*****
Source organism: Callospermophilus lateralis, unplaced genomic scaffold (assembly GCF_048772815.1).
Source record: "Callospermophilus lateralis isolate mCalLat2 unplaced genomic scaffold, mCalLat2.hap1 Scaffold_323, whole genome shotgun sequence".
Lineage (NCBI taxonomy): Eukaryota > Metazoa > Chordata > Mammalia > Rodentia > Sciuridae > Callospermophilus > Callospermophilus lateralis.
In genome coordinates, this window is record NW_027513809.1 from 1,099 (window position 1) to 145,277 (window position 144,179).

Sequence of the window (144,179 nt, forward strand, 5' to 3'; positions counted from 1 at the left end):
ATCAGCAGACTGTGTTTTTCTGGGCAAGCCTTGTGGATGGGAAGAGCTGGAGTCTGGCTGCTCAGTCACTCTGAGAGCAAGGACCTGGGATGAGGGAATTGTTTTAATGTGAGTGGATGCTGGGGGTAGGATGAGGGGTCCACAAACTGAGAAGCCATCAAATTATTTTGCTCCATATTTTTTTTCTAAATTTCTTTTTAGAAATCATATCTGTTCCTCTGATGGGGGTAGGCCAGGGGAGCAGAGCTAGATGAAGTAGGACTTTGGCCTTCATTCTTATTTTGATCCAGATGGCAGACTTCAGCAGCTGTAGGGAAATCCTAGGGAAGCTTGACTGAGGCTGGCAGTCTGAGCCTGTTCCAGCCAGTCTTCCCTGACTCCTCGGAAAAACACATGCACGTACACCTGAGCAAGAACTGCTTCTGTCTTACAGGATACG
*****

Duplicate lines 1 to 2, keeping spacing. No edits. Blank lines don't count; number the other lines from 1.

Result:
Source organism: Callospermophilus lateralis, unplaced genomic scaffold (assembly GCF_048772815.1).
Source record: "Callospermophilus lateralis isolate mCalLat2 unplaced genomic scaffold, mCalLat2.hap1 Scaffold_323, whole genome shotgun sequence".